“The BrewerBOND T1100 series materials are designed to conformally bond to device structures; the materials have specific rheology attributes for exceptional coating and protection of device structures. The BrewerBOND C1300 series material is a curable thermoset layer that remains malleable until final cure,” she said.

Figure 3: The BrewerBOND T1100 material delivers highly conformal coating and adhesion preperties Yess explained that the dual layer system is comprised of a low-Tg thermoset material (BrewerBOND C1300) applied to a carrier. This assembly is then bonded to the device wafer that has been processed with the corresponding high-Tg bonding material (BrewerBOND T1100) that coats device structures. After bonding and processing at room temperature, the pair can then either be UV exposed or hotplate baked to cure the thermoset material. When processed below 350°C, the BrewerBOND T1100 series material remains solvent-soluble and has little to no melt flow up to 300°C. When coated, this material is highly conformal and even when applied thinly it can cover severe topography. Figure 3 shows a scanning electron microscope (SEM) cross-section of a 2.15 µm film of BrewerBOND T1100 series material processed over 80 µm solder bumps.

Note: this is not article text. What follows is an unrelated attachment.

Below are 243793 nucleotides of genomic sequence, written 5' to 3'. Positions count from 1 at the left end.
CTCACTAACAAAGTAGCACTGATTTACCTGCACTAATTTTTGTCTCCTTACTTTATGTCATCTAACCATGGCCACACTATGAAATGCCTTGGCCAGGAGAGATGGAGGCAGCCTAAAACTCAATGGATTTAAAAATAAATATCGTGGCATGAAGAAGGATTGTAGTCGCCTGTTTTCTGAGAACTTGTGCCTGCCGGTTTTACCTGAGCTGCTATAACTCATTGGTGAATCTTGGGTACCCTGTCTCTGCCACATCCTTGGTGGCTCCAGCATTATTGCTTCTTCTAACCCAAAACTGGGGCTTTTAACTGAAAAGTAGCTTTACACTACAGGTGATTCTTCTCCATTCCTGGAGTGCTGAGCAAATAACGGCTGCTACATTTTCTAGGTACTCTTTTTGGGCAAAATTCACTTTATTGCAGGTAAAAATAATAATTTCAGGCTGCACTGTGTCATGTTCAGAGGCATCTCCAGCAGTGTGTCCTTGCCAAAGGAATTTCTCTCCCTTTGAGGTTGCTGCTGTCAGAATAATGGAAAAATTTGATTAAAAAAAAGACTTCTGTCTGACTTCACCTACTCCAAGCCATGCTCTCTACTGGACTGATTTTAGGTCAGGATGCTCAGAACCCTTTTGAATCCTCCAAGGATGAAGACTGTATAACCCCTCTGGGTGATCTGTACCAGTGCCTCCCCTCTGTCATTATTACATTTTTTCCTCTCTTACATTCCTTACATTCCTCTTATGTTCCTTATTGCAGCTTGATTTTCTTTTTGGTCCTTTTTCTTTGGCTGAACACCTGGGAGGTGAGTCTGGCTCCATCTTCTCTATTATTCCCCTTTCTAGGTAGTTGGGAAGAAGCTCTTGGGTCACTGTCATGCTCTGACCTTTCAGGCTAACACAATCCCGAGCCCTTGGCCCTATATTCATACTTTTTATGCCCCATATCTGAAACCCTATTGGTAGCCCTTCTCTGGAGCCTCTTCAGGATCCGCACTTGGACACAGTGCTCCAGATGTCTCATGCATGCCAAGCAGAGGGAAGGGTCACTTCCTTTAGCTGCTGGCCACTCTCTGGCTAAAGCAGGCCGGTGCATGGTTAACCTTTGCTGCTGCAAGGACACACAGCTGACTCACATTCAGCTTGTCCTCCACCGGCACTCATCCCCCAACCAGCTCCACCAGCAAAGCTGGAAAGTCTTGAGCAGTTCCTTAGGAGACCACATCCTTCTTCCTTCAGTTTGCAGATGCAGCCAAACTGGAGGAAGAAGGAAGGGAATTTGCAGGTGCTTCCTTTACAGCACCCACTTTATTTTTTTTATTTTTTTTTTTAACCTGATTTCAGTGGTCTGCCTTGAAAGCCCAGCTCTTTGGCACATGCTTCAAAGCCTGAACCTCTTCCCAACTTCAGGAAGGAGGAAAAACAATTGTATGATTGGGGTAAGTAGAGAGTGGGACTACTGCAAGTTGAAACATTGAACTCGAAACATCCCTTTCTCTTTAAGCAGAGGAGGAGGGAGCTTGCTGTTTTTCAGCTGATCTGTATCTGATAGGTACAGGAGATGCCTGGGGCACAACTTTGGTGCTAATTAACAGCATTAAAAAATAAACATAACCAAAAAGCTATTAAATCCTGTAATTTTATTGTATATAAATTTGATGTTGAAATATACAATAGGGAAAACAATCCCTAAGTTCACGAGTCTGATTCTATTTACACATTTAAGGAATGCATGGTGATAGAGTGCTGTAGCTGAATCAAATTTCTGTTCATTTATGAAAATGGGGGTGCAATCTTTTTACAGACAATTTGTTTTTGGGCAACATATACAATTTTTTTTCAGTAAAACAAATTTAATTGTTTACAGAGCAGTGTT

Yess explained the exceptional performance achieved by their dual-layer approach was developed by Brewer Science to optimize the coatings' most essential qualities while making various application steps fit into typical process flows at high throughput levels. (See Table 1 for key materials properties.)

“The BrewerBOND T1100 and C1300 materials need each other to perform to their optimal potential. The BrewerBOND T1100 material is thinner, relatively speaking, and more conformal, which manufacturers need to address ever-shrinking device geometries. It also enables easier downstream cleaning of the device. BrewerBOND C1300 material creates better stability at higher temperature processes, which reduces warpage and helps ensure post-processing functionality of the devices being packaged,” she said, noting that using the BrewerBOND C1300 material by itself would only do part of the job.